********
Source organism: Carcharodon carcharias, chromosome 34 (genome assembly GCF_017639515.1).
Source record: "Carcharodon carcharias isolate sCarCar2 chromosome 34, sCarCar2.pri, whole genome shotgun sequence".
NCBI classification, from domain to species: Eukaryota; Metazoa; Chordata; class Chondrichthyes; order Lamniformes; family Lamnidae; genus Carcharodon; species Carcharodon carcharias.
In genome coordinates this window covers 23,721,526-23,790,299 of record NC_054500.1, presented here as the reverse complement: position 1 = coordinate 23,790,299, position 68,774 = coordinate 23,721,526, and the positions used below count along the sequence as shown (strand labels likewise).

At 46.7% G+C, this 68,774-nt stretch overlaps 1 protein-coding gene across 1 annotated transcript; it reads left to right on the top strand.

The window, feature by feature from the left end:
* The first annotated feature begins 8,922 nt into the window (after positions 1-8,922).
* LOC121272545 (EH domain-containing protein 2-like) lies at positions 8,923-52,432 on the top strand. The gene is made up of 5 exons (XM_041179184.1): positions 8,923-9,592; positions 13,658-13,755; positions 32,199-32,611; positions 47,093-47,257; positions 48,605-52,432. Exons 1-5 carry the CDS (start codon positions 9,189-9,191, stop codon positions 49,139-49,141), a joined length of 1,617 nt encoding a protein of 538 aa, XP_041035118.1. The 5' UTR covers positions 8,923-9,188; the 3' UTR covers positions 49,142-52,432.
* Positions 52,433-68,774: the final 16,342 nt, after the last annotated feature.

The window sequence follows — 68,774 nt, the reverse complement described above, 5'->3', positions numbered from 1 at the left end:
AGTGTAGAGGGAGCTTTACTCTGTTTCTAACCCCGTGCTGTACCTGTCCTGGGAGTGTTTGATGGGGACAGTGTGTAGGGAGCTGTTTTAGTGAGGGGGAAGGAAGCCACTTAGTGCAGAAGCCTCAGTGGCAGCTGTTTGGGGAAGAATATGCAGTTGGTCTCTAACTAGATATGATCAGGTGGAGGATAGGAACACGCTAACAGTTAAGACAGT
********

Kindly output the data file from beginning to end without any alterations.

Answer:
Source organism: Carcharodon carcharias, chromosome 34 (genome assembly GCF_017639515.1).
Source record: "Carcharodon carcharias isolate sCarCar2 chromosome 34, sCarCar2.pri, whole genome shotgun sequence".
NCBI classification, from domain to species: Eukaryota; Metazoa; Chordata; class Chondrichthyes; order Lamniformes; family Lamnidae; genus Carcharodon; species Carcharodon carcharias.
In genome coordinates this window covers 23,721,526-23,790,299 of record NC_054500.1, presented here as the reverse complement: position 1 = coordinate 23,790,299, position 68,774 = coordinate 23,721,526, and the positions used below count along the sequence as shown (strand labels likewise).

At 46.7% G+C, this 68,774-nt stretch overlaps 1 protein-coding gene across 1 annotated transcript; it reads left to right on the top strand.

The window, feature by feature from the left end:
* The first annotated feature begins 8,922 nt into the window (after positions 1-8,922).
* LOC121272545 (EH domain-containing protein 2-like) lies at positions 8,923-52,432 on the top strand. The gene is made up of 5 exons (XM_041179184.1): positions 8,923-9,592; positions 13,658-13,755; positions 32,199-32,611; positions 47,093-47,257; positions 48,605-52,432. Exons 1-5 carry the CDS (start codon positions 9,189-9,191, stop codon positions 49,139-49,141), a joined length of 1,617 nt encoding a protein of 538 aa, XP_041035118.1. The 5' UTR covers positions 8,923-9,188; the 3' UTR covers positions 49,142-52,432.
* Positions 52,433-68,774: the final 16,342 nt, after the last annotated feature.

The window sequence follows — 68,774 nt, the reverse complement described above, 5'->3', positions numbered from 1 at the left end:
AGTGTAGAGGGAGCTTTACTCTGTTTCTAACCCCGTGCTGTACCTGTCCTGGGAGTGTTTGATGGGGACAGTGTGTAGGGAGCTGTTTTAGTGAGGGGGAAGGAAGCCACTTAGTGCAGAAGCCTCAGTGGCAGCTGTTTGGGGAAGAATATGCAGTTGGTCTCTAACTAGATATGATCAGGTGGAGGATAGGAACACGCTAACAGTTAAGACAGT